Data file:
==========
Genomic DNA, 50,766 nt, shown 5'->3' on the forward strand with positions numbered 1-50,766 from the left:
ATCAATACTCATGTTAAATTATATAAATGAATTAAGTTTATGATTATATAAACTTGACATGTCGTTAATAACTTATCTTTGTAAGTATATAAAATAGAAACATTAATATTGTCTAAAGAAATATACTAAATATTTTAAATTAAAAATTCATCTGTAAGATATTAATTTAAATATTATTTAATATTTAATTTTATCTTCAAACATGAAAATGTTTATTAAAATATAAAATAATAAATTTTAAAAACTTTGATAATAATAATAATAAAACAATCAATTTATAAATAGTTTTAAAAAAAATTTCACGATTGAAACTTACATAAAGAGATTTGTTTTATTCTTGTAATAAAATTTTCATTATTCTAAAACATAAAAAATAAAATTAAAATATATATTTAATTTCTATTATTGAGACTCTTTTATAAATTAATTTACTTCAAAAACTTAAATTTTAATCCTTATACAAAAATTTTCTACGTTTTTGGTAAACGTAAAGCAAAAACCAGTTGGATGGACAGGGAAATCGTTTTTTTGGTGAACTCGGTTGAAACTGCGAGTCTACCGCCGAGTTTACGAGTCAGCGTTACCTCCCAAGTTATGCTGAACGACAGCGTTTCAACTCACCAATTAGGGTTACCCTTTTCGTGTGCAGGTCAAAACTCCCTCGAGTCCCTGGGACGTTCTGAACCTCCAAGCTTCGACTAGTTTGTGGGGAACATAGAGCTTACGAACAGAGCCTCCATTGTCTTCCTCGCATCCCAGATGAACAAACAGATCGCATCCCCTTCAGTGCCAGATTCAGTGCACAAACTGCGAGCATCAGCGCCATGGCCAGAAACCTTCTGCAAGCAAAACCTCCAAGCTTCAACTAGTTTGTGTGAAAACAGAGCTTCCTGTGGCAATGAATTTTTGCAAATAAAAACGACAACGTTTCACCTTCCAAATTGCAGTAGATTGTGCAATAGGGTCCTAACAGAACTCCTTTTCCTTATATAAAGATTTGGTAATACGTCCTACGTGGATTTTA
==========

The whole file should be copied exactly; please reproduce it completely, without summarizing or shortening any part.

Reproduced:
Genomic DNA, 50,766 nt, shown 5'->3' on the forward strand with positions numbered 1-50,766 from the left:
ATCAATACTCATGTTAAATTATATAAATGAATTAAGTTTATGATTATATAAACTTGACATGTCGTTAATAACTTATCTTTGTAAGTATATAAAATAGAAACATTAATATTGTCTAAAGAAATATACTAAATATTTTAAATTAAAAATTCATCTGTAAGATATTAATTTAAATATTATTTAATATTTAATTTTATCTTCAAACATGAAAATGTTTATTAAAATATAAAATAATAAATTTTAAAAACTTTGATAATAATAATAATAAAACAATCAATTTATAAATAGTTTTAAAAAAAATTTCACGATTGAAACTTACATAAAGAGATTTGTTTTATTCTTGTAATAAAATTTTCATTATTCTAAAACATAAAAAATAAAATTAAAATATATATTTAATTTCTATTATTGAGACTCTTTTATAAATTAATTTACTTCAAAAACTTAAATTTTAATCCTTATACAAAAATTTTCTACGTTTTTGGTAAACGTAAAGCAAAAACCAGTTGGATGGACAGGGAAATCGTTTTTTTGGTGAACTCGGTTGAAACTGCGAGTCTACCGCCGAGTTTACGAGTCAGCGTTACCTCCCAAGTTATGCTGAACGACAGCGTTTCAACTCACCAATTAGGGTTACCCTTTTCGTGTGCAGGTCAAAACTCCCTCGAGTCCCTGGGACGTTCTGAACCTCCAAGCTTCGACTAGTTTGTGGGGAACATAGAGCTTACGAACAGAGCCTCCATTGTCTTCCTCGCATCCCAGATGAACAAACAGATCGCATCCCCTTCAGTGCCAGATTCAGTGCACAAACTGCGAGCATCAGCGCCATGGCCAGAAACCTTCTGCAAGCAAAACCTCCAAGCTTCAACTAGTTTGTGTGAAAACAGAGCTTCCTGTGGCAATGAATTTTTGCAAATAAAAACGACAACGTTTCACCTTCCAAATTGCAGTAGATTGTGCAATAGGGTCCTAACAGAACTCCTTTTCCTTATATAAAGATTTGGTAATACGTCCTACGTGGATTTTA